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Harry Roy Reminds Me That Character Skinning Isn’t Always Torture

Filed under Computer Graphics, Thrilling Tales of the Downright Unusual, Works in Progress

Refining character skinning with splinesIn spite of what I said yesterday about how much I hate skinning characters to their skeletons, every now and then I do get to smile. My latest trick is to skin the characters not only to bones, but to splines that are (sometimes) also skinned to some of the same bones.

So when Harry’s chest and waist were getting pulled back and forth between warring bones I extracted some splines from his model, skinned those splines to parts of his skeleton, and added the splines to the bones that control Harry himself.

Then I adjusted the influence of those splines to even out the skinning and lock down the chest and waist lines – which are structural parts of his clothing, among other things.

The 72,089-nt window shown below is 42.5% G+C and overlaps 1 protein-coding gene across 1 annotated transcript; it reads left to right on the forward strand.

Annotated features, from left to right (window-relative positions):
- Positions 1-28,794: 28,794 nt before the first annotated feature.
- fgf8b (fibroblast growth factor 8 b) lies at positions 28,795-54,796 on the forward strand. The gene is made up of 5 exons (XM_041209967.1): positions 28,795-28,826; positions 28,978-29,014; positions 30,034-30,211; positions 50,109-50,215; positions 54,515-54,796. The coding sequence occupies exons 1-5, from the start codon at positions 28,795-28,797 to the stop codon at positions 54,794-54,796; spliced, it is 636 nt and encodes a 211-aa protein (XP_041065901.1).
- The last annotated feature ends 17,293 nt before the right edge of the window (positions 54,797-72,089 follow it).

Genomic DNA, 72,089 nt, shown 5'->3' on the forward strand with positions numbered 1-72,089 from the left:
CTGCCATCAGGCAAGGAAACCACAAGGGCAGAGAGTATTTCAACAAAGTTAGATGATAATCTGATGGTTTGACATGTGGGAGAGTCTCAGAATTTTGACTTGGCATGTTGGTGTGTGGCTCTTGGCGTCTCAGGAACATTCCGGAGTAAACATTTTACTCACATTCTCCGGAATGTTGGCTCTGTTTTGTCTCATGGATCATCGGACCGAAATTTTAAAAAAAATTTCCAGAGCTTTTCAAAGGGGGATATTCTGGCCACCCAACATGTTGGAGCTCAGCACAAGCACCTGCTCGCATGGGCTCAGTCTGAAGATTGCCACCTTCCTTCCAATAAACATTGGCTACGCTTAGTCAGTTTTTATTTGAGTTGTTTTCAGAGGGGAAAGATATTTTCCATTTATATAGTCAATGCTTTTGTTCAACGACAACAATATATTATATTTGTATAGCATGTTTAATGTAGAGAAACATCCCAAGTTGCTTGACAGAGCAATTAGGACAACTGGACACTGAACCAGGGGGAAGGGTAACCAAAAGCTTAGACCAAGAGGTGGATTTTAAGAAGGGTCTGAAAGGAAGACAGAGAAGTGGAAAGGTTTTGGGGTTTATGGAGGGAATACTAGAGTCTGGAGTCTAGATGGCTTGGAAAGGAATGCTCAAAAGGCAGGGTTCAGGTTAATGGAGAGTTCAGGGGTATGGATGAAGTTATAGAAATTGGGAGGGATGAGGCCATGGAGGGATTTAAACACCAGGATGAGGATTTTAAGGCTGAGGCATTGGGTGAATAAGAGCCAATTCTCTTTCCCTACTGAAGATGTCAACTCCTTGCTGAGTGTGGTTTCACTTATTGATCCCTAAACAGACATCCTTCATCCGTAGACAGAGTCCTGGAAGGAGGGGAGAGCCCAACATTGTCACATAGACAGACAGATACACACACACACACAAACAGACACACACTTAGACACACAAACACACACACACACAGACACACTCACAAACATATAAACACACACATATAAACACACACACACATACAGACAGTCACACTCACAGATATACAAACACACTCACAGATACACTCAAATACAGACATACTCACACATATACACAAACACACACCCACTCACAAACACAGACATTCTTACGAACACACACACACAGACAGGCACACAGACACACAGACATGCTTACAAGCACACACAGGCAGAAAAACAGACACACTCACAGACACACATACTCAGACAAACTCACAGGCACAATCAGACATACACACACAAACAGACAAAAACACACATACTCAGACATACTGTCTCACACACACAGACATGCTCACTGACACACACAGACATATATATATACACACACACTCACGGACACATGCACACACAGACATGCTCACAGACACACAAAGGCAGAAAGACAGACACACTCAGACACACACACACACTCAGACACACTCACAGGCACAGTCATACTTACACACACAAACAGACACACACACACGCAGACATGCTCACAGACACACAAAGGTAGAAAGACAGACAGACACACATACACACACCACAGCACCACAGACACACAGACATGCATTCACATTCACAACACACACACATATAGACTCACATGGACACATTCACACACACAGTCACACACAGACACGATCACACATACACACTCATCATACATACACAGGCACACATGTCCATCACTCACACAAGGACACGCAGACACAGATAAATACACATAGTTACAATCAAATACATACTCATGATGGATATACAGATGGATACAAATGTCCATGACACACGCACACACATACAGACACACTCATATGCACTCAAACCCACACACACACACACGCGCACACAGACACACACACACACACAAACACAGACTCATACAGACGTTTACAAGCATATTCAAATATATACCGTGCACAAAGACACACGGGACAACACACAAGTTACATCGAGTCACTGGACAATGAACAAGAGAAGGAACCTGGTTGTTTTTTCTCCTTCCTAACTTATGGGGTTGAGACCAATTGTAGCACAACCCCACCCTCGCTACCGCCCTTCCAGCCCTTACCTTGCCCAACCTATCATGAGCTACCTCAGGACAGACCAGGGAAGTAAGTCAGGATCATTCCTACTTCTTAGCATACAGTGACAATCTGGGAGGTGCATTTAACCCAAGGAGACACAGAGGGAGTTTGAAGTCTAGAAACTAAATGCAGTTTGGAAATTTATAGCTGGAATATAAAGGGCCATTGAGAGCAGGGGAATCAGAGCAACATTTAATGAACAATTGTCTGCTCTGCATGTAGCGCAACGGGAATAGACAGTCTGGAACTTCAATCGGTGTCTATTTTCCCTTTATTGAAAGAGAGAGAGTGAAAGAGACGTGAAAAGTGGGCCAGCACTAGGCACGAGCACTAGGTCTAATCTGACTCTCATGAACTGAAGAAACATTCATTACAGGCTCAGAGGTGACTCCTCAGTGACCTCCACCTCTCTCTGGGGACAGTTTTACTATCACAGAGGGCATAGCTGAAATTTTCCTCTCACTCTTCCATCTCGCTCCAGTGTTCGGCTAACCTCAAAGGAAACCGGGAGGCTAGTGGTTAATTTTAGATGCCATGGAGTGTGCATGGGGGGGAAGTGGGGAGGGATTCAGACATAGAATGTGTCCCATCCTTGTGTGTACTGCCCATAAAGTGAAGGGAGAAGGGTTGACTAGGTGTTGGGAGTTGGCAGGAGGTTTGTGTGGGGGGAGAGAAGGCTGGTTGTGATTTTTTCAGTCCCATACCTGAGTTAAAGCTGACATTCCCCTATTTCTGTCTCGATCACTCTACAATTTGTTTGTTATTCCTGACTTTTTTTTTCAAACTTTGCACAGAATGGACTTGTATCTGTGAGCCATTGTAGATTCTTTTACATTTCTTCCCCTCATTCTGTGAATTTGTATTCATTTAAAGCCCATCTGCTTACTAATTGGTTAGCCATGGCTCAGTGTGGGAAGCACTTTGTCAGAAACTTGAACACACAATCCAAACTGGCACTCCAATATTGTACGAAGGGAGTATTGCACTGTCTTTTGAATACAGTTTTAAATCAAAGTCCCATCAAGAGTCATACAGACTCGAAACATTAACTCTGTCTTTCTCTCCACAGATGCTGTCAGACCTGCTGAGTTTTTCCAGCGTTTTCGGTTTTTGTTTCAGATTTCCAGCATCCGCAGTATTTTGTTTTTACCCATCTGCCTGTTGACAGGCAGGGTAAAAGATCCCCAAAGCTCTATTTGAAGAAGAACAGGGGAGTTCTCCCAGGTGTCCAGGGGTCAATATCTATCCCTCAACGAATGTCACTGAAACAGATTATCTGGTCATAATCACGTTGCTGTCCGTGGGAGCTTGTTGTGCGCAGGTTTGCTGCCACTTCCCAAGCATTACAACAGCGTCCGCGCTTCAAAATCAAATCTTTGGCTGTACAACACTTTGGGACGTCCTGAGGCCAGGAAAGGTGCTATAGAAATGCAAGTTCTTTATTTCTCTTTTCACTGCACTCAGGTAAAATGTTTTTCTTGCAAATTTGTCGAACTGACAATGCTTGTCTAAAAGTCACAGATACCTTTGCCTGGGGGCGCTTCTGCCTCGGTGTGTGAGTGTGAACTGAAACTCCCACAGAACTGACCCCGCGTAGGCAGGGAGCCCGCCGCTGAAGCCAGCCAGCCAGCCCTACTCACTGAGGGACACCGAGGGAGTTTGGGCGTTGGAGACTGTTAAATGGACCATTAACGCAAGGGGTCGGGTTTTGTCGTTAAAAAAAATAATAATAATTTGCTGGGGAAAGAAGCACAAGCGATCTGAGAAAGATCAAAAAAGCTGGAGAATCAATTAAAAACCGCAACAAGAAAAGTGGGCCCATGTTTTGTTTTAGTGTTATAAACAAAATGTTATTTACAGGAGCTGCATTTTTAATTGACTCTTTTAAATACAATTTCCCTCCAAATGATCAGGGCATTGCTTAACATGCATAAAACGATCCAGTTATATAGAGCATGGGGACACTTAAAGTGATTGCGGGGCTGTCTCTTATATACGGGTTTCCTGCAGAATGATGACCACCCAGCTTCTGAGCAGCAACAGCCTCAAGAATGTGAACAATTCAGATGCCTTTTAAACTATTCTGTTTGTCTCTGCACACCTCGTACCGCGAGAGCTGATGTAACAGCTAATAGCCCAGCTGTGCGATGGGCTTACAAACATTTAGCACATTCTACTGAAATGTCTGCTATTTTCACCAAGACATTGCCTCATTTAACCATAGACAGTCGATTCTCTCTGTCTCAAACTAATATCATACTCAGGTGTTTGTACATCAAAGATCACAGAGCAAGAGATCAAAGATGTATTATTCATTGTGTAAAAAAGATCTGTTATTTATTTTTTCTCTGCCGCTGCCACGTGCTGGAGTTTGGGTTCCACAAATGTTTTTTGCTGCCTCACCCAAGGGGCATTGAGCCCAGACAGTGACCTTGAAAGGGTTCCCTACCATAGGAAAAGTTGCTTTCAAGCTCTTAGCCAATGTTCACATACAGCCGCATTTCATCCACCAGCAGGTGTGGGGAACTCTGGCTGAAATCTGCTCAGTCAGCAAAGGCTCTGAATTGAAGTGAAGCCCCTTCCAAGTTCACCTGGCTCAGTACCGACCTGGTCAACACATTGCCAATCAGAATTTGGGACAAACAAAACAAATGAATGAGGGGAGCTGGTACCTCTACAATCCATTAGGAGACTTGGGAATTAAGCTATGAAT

This is a lot like what I’ve lately been doing with faces. The 3DS Max UI does a lousy job of displaying the splines’ envelopes, but since I can see the results on the model that’s not a huge problem.

The biggest downside seems to be that if you intend to edit the splines, as I’m doing in my faces, it’s not a great technique for animation because it’s hard to keyframe the shapes of the splines*. I guess you could create morph targets for the splines, which is a thought, but I so rarely do animation that I’m not worrying about that for now.

One reason this might be nice for animation, though, is that you can use the splines to simulate the way surfaces like skin or cloth slide over the more rigid surfaces they cover. That’s sort of what’s happening here already.

*Oh, there might be a way, but I don’t seem to be clever enough to work it out.


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